- Gnathostoma spinigerum
name = "Gnathostoma spinigerum"
genus = "Gnathostoma"
species = "G. spinigerum"
binomial = "Gnathostoma spinigerum"
"Gnathostoma spinigerum" is a parasitic
nematodethat causes gnathostomiasisin humans, also known as " creeping eruption", "larva migrans", "Yangtze edema", "Choko-Fuschu Tua chid" and "wandering swelling". Gnathostomiasis in animals can be serious, and even fatal. The first described case of gnathostomiasis was in a young tiger that died in the London Zooin 1835. The larval nematode is acquired by eating raw or undercooked fish and meat.
"G. spinigerum" has a multi-host life history. The eggs hatch in fresh water and the
larvae are eaten by water fleas of the genus "Cyclops". The water fleas are in turn eaten by small fish. Eventually, the larvae end up in the stomachs of carnivores, usually cats and dogs. The larva bores through the stomach wall and migrates around in the host's body for about three months before returning to the stomach and attaching itself in the gastric mucosa. It then takes another six months to mature. The eggs are carried in the host's feces, and if they reach fresh water the cycle begins again. As humans are not a normal host for the larva, they do not mature in humans, but can cause various degrees of damage, depending on where the larve wanders in the body.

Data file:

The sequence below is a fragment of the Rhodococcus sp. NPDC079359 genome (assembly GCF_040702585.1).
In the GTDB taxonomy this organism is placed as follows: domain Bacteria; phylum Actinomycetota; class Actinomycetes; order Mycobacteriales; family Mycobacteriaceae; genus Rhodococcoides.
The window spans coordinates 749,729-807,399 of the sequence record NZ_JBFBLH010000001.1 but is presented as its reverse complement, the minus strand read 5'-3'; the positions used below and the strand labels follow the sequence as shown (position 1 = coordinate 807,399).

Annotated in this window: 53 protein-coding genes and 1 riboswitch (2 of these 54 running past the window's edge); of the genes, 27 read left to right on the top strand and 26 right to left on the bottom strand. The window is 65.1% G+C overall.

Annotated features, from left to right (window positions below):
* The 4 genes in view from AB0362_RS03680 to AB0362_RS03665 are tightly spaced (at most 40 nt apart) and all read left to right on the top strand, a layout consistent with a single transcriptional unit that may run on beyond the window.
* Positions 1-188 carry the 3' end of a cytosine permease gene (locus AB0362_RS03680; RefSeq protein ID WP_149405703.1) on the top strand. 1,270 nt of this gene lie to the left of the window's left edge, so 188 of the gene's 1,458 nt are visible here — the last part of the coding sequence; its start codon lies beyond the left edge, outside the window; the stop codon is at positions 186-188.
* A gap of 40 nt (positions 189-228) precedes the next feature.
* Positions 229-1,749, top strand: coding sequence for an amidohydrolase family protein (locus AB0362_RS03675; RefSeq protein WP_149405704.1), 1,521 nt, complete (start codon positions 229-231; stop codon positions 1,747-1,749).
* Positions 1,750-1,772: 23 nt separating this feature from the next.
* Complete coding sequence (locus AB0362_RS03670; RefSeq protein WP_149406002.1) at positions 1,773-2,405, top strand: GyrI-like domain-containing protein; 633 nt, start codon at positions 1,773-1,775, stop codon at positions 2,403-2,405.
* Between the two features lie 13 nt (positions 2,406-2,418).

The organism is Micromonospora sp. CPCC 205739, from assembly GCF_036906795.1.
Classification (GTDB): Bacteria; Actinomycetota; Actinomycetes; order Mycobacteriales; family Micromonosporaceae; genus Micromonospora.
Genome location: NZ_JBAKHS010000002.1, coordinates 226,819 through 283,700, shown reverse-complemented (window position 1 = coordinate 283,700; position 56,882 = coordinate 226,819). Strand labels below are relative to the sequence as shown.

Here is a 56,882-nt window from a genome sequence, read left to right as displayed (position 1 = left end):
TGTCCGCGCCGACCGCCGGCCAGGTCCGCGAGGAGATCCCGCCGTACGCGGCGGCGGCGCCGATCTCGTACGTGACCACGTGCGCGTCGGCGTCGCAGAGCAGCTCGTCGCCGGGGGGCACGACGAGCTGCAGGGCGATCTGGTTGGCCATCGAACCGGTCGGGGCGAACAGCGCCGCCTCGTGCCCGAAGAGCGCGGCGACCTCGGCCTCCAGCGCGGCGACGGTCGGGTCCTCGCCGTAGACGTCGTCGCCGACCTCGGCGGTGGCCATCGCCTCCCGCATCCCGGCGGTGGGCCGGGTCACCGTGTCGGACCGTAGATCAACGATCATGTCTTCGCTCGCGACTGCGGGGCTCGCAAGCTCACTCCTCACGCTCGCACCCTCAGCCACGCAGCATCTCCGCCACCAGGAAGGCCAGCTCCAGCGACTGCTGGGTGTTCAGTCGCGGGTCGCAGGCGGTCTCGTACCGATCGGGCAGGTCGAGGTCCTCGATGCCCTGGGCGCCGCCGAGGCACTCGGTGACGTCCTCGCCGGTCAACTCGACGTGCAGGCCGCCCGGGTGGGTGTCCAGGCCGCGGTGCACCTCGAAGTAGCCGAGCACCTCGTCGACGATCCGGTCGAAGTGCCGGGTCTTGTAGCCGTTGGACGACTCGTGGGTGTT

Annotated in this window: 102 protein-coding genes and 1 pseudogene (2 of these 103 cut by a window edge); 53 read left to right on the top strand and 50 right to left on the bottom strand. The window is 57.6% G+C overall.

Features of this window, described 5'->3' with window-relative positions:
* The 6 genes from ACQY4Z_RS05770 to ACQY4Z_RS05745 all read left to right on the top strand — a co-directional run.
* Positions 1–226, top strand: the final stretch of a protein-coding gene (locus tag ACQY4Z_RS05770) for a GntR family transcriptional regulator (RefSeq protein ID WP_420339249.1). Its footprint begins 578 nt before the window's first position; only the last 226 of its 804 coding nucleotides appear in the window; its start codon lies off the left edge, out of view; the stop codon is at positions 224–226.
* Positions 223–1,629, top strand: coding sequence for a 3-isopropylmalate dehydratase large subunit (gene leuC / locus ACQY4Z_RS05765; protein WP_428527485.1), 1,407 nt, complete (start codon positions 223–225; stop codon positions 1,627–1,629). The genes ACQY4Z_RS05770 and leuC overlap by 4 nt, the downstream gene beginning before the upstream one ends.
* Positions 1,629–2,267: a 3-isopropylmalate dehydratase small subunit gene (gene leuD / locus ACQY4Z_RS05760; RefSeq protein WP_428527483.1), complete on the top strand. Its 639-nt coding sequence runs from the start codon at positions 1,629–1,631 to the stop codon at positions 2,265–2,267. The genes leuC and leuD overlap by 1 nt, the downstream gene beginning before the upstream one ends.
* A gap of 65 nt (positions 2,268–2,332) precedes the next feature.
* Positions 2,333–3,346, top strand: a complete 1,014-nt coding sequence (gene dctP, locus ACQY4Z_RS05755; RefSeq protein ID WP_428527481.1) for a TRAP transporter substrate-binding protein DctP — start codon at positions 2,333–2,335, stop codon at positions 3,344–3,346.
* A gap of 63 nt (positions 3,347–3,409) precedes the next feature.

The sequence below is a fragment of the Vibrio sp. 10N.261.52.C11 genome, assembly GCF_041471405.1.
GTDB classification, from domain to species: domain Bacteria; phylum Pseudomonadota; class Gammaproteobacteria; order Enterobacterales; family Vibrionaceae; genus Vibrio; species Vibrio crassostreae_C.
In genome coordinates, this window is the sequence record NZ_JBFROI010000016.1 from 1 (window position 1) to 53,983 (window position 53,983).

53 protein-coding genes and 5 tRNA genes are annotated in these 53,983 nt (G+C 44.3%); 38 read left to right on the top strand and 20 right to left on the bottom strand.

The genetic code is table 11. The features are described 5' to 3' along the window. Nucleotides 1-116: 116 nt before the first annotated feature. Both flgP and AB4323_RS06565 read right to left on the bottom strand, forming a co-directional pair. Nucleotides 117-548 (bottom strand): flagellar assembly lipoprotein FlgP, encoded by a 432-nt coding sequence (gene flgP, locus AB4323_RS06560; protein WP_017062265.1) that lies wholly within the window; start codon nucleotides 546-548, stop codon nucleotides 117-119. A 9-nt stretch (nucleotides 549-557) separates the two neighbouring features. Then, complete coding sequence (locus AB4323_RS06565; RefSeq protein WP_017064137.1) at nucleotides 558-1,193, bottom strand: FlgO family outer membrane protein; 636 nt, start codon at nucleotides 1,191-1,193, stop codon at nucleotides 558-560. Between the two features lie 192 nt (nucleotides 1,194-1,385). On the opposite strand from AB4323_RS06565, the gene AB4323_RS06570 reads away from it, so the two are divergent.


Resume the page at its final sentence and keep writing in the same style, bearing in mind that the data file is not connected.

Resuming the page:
* [http://tmcr.usuhs.mil/tmcr/chapter46/gnathostom.htm Tropical Medicine Central Resource - Gnathostomiasis] - retrieved
March 9 2006
* [http://animaldiversity.ummz.umich.edu/site/accounts/information/Gnathostoma_spinigerum.html Animal Diversity Web - "Gnathostoma spinigerum"] - retrieved
March 9 2006
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